Sunburn is not a life-threatening risk. Atlantic currents can be. The ocean off the Outer Banks is dynamic and dramatic. That’s the opposite of calm and predictable, so keep that in mind when you decide to take a dip. Sometimes – especially after storms – holes are punched in the sandbars, resulting in treacherous rip currents, which are the biggest cause of drowning in the ocean. Even when the ocean looks calm, it can be deceptive. Visitors need to acquaint themselves with basic knowledge of conditions and how to stay safe before entering the water. The U.S. Lifesaving Association reports 80 percent of all ocean rescues are related to
rip currents.

KH-LifeguardI refer to it as being ‘beach smart,’” said Cole Yeatts, director of ocean rescue in Kitty Hawk.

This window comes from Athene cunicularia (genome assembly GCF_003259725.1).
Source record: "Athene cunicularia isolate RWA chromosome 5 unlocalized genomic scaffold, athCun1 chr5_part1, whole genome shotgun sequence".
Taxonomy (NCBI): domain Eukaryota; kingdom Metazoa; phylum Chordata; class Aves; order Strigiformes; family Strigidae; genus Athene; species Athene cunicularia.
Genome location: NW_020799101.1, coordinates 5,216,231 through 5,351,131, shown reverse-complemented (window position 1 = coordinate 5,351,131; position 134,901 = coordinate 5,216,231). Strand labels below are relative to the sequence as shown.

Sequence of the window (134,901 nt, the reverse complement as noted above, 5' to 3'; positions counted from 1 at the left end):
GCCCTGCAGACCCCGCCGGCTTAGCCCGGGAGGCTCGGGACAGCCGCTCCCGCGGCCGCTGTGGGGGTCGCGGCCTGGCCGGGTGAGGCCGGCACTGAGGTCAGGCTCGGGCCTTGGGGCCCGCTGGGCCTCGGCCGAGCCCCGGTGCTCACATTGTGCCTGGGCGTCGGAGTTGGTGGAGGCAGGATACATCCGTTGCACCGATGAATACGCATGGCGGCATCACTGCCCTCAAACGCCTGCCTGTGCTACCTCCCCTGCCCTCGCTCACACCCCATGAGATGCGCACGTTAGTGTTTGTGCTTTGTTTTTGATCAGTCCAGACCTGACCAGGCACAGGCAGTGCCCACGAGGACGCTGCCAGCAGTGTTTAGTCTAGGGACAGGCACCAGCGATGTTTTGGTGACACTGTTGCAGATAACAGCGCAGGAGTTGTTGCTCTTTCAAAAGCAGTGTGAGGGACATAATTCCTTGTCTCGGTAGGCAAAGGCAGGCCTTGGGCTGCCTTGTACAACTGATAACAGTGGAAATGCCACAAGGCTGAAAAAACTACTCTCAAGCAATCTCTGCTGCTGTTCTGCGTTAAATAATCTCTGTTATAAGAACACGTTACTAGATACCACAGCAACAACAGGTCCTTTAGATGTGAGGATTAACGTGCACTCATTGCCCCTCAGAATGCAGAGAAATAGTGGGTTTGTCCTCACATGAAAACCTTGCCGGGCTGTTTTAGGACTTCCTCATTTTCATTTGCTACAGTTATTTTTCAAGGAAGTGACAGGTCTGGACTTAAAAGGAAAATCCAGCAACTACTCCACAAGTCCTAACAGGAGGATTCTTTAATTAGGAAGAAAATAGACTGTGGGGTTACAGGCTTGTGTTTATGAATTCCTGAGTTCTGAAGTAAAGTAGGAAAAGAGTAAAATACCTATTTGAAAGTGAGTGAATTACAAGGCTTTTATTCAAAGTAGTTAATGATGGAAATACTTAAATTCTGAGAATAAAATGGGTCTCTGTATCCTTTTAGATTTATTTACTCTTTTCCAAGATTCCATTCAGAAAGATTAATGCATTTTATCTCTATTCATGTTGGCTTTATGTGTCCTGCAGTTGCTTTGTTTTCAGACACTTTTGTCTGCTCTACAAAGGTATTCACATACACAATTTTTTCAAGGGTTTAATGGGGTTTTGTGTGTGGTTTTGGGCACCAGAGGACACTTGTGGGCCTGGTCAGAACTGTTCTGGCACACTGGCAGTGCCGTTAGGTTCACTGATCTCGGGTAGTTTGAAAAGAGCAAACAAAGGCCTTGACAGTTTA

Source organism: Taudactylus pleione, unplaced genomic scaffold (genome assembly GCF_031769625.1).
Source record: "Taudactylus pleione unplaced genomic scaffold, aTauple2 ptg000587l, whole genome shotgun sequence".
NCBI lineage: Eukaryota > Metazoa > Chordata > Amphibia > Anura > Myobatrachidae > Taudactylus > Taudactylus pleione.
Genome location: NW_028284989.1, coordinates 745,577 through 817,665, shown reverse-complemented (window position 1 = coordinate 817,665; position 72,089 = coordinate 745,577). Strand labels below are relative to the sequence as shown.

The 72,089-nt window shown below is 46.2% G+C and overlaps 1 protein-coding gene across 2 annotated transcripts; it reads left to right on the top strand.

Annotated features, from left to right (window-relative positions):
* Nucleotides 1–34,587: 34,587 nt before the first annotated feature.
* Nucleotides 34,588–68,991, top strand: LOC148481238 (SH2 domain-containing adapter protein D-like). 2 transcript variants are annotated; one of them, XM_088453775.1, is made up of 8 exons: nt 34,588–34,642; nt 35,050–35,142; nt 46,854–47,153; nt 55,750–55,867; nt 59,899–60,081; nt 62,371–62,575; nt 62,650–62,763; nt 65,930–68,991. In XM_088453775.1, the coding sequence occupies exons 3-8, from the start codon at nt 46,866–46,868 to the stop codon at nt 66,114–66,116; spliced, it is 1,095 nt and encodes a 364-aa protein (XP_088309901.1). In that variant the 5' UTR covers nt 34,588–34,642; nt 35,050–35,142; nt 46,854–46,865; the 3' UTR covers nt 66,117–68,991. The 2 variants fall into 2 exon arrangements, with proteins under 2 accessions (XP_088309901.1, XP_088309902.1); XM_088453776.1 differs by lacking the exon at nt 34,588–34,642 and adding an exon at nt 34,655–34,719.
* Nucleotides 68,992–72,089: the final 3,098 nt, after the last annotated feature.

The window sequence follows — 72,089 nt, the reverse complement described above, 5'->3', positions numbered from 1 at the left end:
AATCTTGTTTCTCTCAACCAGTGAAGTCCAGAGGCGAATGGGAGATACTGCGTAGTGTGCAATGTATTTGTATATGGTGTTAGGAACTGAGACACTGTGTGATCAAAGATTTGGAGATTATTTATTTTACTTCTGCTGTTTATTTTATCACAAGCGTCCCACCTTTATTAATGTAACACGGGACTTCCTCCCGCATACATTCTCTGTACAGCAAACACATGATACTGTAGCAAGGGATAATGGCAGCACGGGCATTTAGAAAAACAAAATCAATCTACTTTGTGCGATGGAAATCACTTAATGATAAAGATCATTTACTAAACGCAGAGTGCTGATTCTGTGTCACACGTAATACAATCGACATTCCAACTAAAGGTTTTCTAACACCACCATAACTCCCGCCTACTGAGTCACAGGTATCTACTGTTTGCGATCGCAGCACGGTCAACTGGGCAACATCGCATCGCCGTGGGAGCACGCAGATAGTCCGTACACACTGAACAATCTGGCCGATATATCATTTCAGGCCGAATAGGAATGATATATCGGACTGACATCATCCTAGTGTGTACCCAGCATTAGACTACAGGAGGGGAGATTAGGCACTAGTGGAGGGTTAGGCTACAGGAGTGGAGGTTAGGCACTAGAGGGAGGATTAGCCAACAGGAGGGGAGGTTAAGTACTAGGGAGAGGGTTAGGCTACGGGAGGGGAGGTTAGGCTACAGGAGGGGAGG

Most importantly, he said, a person has to realize that swimming in a pool is a whole different ballgame than swimming or even playing in the ocean. Knowing the hazards and understanding their own skill and limitations go a long way in preventing problems in the ocean. Change is a constant in the weather here, and ocean conditions are simply the liquid version of the weather. If you’re swimming in it, know the conditions, and respect them. Even when rip current warnings haven’t been issued, currents can still be strong enough to pull you away. Waves might not look too big, but they can still knock a small person off their feet. Be careful when standing on sandbars – there can be a deep hole right next to it, and there’s a good chance it will be in a rip current.